The Children of NTU

The names for ‘bees’ or ‘bee’ from the languages of the Ba Ntu people of Sub-Saharan Africa and the etymological ties that bind us.   

HUMming In Nature

Artworks from the HUM exhibition – a collaborative project of ceramic beehive sculptures head out into nature and make themselves available to be homes for bees.

During our winter down time, we teamed up with Dunja Herzog experimenting with the idea of making beehives from clay. Now with spring around the corner, the sculptors are taking on their next phase- evolving artistic pieces into utilitarian form.

This was always the plan from the onset of the project. We felt similarly about creating works that encompassed a distinct narrative about the multidimensional character of bees in relation to mythology, folklore, spirituality, gender, fertility, nature and symbiosis, merged with an aesthetic quality and practical possibilities of them being actual homes for bees. This culminated in an exhibition at Victoria Yards on the 26th-29th of June.

Ceramic beehives in production

The execution of this next phase i.e. putting the hives out in the great outdoors was determined by the change in season, as we move towards spring time in the Southern Hemisphere. As nature comes to life with rising temperatures and new blossoms appearing, so do bees increase their levels of activity in search for nectar, pollen and in some cases, new homes. Between August and mid-November, beekeepers generally look to increase their beehive units by luring trekking swarms into their hives. 

We decided to put our plan in action firstly by securing a safe site, then building stands for the hive pots out of scrap metal pieces, baiting the pots and then finally placing them in the desired location.

What happens next is now in the hands of nature. Crossing fingers for swarms to arrive in the weeks to come.       

The Alchemy of Honey

NYOC honey display

Taking a trip down memory lane to one of NYOC’s pre-Covid events held at Bastion House in Irene, Pretoria

We’ve been fortunate enough to have been involved in some memorable Bee and Honey related events during our short time in existence. Only problem is we are terrible at actually documenting! But we’re working on it.

Nestled in the quaint, leafy suburb of Irene stands Bastion House Guesthouse run by husband and wife duo Baz and Antonette who NYOC teamed up with alongside Uhambo – A Wellness Journey, to conceptualize a honey-themed luncheon and mini-spa day titled “The Alchemy of Honey”.

Poster for The Alchemy of Honey Event
The Alchemy of Honey Event Poster: NYOC x uHambo x Bastion House

Guests were treated to a 3-course honey inspired menu created and prepared on-site by Nokuzola Chalufu of uHambo – A wellness journey, coupled with honey tasting and sampling of NYOC’s skincare products. Here’s how it went down.

NYOC honey tasting table

A variety of honeys from NYOC’s archives of various locations and nectar flows were on the table for tasting.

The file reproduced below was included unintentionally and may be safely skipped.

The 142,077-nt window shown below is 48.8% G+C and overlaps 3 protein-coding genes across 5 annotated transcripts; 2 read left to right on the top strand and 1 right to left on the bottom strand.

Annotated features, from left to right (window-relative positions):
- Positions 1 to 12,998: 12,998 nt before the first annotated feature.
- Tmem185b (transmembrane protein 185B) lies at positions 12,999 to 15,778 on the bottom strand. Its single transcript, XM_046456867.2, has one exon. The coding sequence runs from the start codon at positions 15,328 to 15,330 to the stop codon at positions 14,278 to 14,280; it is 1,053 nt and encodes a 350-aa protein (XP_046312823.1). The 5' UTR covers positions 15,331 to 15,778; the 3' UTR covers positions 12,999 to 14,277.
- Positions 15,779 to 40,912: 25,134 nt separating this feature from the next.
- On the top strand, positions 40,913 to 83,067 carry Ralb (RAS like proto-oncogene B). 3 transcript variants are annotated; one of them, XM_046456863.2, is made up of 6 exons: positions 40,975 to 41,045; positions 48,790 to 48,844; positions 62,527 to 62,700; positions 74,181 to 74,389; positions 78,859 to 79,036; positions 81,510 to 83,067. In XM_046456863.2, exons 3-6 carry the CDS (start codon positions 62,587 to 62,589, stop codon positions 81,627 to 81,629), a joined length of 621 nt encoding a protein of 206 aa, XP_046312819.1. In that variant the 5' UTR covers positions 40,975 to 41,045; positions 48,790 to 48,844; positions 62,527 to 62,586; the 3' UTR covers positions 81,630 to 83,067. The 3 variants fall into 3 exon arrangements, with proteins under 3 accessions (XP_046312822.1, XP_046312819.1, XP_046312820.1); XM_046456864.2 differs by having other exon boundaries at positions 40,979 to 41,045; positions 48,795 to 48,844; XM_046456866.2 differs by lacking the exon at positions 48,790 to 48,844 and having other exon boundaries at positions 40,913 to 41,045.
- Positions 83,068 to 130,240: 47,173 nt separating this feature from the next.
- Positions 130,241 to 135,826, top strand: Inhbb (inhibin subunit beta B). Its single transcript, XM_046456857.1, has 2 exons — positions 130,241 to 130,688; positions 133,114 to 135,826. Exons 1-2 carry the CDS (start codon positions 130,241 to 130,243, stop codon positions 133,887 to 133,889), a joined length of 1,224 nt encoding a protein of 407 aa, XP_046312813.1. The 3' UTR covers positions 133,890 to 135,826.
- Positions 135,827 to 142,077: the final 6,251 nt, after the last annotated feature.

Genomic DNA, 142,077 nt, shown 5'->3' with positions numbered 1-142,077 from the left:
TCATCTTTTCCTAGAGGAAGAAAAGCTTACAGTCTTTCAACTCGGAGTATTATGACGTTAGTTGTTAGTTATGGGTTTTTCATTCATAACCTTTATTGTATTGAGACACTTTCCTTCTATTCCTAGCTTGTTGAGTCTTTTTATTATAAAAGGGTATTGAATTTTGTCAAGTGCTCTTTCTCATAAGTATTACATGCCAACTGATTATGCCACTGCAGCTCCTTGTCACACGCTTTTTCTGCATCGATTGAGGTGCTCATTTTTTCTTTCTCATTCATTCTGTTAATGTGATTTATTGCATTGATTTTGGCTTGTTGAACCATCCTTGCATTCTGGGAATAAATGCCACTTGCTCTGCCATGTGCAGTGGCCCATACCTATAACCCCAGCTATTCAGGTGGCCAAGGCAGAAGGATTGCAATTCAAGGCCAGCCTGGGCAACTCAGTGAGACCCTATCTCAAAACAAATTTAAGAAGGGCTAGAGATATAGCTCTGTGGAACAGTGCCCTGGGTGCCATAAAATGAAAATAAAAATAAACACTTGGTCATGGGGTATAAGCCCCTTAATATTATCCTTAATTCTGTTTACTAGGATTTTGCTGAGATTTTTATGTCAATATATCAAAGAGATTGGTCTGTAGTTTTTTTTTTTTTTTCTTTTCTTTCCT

Facial and skincare station at Bastion House
Signage at the tasting station
NYOC skincare products
NYOC lip balms on display
NYOC organic soaps
Nokuzola Chalufu with a bowl of salad for starters
Blueberry cheesecake with honeycomb topping courtesy of Nokuzola Chalufu
Honey-infused refreshing punch

Urban Beekeeping

NYOC team urban apiary inspection, Johannesburg

Urban beekeeping entails placing active beehives in areas zoned as urban such as city rooftops or residential backyards. There a number of reasons why this form of beekeeping is an attractive option for some beekeepers.

Food Sources
Bees, like any living organism, live off a particular diet designed by nature. Bees rely on pollen from flowering plants to satisfy their protein, fat, mineral and vitamin requirements, while nectar provides their carbohydrate intake (and as well as being the key ingredient for honey production). Johannesburg’s urban/suburban areas, for example, provide a buffet of nectar and pollen sources for bees all year around thanks to the forward thinking urban planning systems of the past which brought about the prolific planting of trees. Present day homeowners in certain areas have maintained well kept, flourishing gardens.

Bee foraging around borage plant, Troyeville, Johannesburg

Honey Production
Based on the perennial nature of flowering plants in the context of the urban areas we operate in, in relation to colony productivity, we receive larger volumes of honey per season compared to our hives in more remote (farm) areas. Furthermore, urban honey is of exceptionally high quality, varies in taste and flavour and changes according to the time of season.

With NYOC primarily operating out of Johannesburg, urban beekeeping allows for greater proximity to our hives for monitoring, maintenance and harvesting within a 30km radius. Transport costs are drastically reduced while our carbon footprint is equally lessened.

Biodiversity and Conservation
Strong and healthy bee colonies doing what they do best i.e. pollinating plants is critical to maintaining biodiversity and ecological systems that ensure our planet stays alive. Urban beekeeping plays an important role by providing safe and conducive environments for bees to thrive. Our hives are routinely checked (thanks to proximity) and not moved around for commercial hire such as pollination services.